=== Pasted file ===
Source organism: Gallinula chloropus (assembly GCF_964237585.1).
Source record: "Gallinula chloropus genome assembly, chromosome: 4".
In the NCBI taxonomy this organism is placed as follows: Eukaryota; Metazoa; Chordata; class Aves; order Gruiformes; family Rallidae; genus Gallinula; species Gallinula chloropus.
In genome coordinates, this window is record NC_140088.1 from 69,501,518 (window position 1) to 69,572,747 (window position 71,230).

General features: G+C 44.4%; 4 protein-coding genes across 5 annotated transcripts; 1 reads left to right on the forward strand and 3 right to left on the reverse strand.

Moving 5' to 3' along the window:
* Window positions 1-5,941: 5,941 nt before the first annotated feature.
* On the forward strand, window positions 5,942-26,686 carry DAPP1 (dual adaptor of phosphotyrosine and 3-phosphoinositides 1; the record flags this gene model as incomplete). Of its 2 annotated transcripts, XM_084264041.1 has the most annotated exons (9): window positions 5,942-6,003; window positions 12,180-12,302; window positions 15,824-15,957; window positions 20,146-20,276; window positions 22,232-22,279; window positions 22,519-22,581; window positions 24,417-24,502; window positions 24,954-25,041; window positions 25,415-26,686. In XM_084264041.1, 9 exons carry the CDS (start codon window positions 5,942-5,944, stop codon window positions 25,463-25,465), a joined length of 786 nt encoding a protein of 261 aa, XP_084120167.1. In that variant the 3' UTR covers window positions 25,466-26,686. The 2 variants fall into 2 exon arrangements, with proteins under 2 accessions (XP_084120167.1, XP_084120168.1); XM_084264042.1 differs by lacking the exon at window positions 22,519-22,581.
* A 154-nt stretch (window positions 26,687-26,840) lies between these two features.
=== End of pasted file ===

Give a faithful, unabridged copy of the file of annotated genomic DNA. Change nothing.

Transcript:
Source organism: Gallinula chloropus (assembly GCF_964237585.1).
Source record: "Gallinula chloropus genome assembly, chromosome: 4".
In the NCBI taxonomy this organism is placed as follows: Eukaryota; Metazoa; Chordata; class Aves; order Gruiformes; family Rallidae; genus Gallinula; species Gallinula chloropus.
In genome coordinates, this window is record NC_140088.1 from 69,501,518 (window position 1) to 69,572,747 (window position 71,230).

General features: G+C 44.4%; 4 protein-coding genes across 5 annotated transcripts; 1 reads left to right on the forward strand and 3 right to left on the reverse strand.

Moving 5' to 3' along the window:
* Window positions 1-5,941: 5,941 nt before the first annotated feature.
* On the forward strand, window positions 5,942-26,686 carry DAPP1 (dual adaptor of phosphotyrosine and 3-phosphoinositides 1; the record flags this gene model as incomplete). Of its 2 annotated transcripts, XM_084264041.1 has the most annotated exons (9): window positions 5,942-6,003; window positions 12,180-12,302; window positions 15,824-15,957; window positions 20,146-20,276; window positions 22,232-22,279; window positions 22,519-22,581; window positions 24,417-24,502; window positions 24,954-25,041; window positions 25,415-26,686. In XM_084264041.1, 9 exons carry the CDS (start codon window positions 5,942-5,944, stop codon window positions 25,463-25,465), a joined length of 786 nt encoding a protein of 261 aa, XP_084120167.1. In that variant the 3' UTR covers window positions 25,466-26,686. The 2 variants fall into 2 exon arrangements, with proteins under 2 accessions (XP_084120167.1, XP_084120168.1); XM_084264042.1 differs by lacking the exon at window positions 22,519-22,581.
* A 154-nt stretch (window positions 26,687-26,840) lies between these two features.